Psychosocial services for couples in infertility treatment: what do couples really want?

TitlePsychosocial services for couples in infertility treatment: what do couples really want?
Publication TypeJournal Article
Year of Publication2014
AuthorsRead SC, Carrier M-E, Boucher M-E, Whitley R, Bond S, Zelkowitz P
JournalPatient Educ Couns
Volume94
Issue3
Pagination390-5
Date Published2014 Mar
ISSN1873-5134
KeywordsAdaptation, Psychological, Adult, Counseling, Female, Health Services Needs and Demand, Humans, Infertility, Interviews as Topic, Male, Middle Aged, Qualitative Research, Social Support, Stress, Psychological, Surveys and Questionnaires
Abstract

OBJECTIVES: To describe the psychosocial supports that infertile couples desire to help cope with infertility-related distress, which psychosocial services they sought, and the benefits and drawbacks of these services.METHODS: Qualitative interview study with 32 heterosexual infertile couples seeking infertility treatment. Maximum variation sampling was used; data were analyzed using thematic analysis.RESULTS: Most couples desired psychosocial support, but only half of the sample sought support. Some couples met with psychologists for help with relationship conflict and coping strategies. Participants suggested peer mentoring to fulfill needs for coping, shared experience, and guidance through the treatment process. Couples also desired written information about practical and emotional aspects of treatment. Negative attitudes toward psychological counseling and a lack of information about support services prevented some couples from seeking support.CONCLUSIONS: Infertile couples expressed numerous needs for psychosocial supports, but often felt that supports were not available. A variety of services should be offered in order to fulfill patients' varied needs.PRACTICE IMPLICATIONS: Awareness of the reasons why patients desire psychosocial services will help clinicians to refer patients to currently available psychosocial supports, and will aid in the development of appropriate supports, including couples counseling, peer mentoring, and written information in lay language.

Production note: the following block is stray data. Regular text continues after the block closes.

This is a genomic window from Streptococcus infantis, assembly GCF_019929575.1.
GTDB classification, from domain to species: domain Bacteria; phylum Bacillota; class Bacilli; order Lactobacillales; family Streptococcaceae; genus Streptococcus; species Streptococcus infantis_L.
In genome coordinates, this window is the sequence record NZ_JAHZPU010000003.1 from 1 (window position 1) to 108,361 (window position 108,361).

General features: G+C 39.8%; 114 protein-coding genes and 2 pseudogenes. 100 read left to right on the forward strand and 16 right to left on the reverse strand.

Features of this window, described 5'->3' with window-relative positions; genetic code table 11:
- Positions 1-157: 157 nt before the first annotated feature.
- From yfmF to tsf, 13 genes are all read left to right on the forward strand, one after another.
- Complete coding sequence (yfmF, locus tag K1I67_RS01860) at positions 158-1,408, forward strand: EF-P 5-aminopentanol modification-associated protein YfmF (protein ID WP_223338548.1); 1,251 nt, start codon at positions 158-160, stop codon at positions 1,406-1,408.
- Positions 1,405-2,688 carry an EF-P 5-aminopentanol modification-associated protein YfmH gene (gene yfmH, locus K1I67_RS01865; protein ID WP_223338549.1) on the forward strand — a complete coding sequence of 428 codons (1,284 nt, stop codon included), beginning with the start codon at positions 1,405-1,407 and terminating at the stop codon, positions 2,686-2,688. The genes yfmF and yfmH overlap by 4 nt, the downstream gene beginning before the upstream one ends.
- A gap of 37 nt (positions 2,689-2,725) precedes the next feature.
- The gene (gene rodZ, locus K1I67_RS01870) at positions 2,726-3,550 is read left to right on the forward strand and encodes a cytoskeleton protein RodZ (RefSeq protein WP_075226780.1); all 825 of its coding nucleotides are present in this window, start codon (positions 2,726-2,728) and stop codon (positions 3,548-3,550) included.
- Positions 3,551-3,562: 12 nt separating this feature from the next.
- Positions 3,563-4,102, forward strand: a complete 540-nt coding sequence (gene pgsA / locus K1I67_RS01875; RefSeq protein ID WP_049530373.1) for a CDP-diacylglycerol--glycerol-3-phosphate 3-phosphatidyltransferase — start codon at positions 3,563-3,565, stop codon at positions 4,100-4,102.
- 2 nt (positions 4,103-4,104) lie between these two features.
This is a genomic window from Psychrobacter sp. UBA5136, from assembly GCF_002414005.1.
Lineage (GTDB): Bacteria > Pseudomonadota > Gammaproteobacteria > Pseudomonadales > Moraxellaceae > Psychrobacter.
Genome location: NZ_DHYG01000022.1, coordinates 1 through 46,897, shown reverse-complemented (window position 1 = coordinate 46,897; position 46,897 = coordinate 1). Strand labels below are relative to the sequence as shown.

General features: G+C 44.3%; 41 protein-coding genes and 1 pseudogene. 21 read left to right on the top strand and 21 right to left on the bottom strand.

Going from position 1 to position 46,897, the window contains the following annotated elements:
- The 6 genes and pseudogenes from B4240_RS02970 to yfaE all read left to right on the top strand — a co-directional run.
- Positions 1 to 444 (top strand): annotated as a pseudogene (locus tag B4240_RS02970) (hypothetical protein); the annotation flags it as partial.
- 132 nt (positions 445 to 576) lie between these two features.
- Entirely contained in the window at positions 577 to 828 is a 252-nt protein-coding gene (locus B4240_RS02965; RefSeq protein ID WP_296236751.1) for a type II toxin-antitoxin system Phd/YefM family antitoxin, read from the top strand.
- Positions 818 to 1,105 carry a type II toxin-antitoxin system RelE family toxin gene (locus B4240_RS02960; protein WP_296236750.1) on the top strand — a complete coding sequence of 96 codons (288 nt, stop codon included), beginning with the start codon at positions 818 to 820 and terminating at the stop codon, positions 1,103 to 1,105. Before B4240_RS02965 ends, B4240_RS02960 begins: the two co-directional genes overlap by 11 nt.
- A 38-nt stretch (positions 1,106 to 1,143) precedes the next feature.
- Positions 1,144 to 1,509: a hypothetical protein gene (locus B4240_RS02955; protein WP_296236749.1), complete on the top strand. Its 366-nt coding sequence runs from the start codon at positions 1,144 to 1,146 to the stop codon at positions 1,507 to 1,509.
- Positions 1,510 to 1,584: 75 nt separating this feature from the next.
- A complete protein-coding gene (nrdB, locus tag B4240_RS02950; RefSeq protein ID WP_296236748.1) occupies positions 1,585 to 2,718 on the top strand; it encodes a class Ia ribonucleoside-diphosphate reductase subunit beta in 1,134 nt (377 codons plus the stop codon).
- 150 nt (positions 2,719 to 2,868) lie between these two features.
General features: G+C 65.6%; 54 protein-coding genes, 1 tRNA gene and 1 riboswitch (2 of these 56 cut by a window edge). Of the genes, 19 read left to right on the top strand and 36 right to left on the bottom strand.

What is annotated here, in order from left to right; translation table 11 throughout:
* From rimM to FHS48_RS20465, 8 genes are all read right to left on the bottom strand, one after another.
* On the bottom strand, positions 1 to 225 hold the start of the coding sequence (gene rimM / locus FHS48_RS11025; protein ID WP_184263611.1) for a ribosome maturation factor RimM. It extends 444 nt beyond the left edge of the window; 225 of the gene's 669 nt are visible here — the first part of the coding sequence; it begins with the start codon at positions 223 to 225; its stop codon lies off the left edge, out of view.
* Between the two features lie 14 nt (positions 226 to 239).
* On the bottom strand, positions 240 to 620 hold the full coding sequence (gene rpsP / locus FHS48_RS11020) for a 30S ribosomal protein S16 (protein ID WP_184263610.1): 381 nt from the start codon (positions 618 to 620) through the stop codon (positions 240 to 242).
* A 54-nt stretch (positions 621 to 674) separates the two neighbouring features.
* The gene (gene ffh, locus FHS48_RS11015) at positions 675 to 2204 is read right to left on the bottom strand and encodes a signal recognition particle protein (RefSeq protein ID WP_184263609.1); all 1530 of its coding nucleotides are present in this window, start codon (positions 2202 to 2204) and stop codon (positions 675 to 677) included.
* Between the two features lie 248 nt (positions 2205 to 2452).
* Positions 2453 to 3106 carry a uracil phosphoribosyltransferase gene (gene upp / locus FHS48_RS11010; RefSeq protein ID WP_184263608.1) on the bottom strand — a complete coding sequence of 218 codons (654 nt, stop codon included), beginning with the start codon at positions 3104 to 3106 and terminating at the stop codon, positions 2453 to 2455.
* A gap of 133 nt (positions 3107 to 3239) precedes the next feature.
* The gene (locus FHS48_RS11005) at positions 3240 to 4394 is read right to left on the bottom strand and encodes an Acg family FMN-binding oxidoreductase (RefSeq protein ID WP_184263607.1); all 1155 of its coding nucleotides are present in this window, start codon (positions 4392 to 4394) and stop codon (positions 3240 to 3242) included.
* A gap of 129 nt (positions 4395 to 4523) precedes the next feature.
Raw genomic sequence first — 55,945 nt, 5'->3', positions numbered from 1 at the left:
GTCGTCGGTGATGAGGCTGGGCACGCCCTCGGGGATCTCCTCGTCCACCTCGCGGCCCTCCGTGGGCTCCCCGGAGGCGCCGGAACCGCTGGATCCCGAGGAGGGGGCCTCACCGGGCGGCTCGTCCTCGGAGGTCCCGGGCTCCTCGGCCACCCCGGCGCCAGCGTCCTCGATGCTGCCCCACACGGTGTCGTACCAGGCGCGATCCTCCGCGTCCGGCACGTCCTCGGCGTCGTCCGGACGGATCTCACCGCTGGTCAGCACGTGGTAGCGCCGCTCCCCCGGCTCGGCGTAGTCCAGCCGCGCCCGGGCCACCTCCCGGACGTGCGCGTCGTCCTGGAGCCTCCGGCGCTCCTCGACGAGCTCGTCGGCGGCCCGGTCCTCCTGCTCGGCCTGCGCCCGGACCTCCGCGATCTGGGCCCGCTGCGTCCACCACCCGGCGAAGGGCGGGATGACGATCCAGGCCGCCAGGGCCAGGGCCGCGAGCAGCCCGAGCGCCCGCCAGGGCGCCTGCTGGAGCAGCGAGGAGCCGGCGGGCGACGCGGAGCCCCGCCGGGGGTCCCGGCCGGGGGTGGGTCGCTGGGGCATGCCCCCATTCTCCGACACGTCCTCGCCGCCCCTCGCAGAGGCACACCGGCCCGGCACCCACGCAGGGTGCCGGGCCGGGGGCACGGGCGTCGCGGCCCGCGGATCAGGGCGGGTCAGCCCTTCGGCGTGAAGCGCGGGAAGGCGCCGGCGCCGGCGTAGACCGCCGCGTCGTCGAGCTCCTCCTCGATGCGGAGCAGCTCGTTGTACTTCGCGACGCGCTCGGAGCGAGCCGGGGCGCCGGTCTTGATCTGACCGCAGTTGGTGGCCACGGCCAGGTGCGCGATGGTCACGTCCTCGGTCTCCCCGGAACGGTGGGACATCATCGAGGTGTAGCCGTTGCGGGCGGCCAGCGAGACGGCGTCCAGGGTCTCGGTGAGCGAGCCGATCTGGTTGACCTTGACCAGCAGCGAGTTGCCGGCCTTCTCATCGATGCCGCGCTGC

DOI10.1016/j.pec.2013.10.025
Alternate JournalPatient Educ Couns
PubMed ID24290241
Grant ListPAH103596 / / Canadian Institutes of Health Research / Canada

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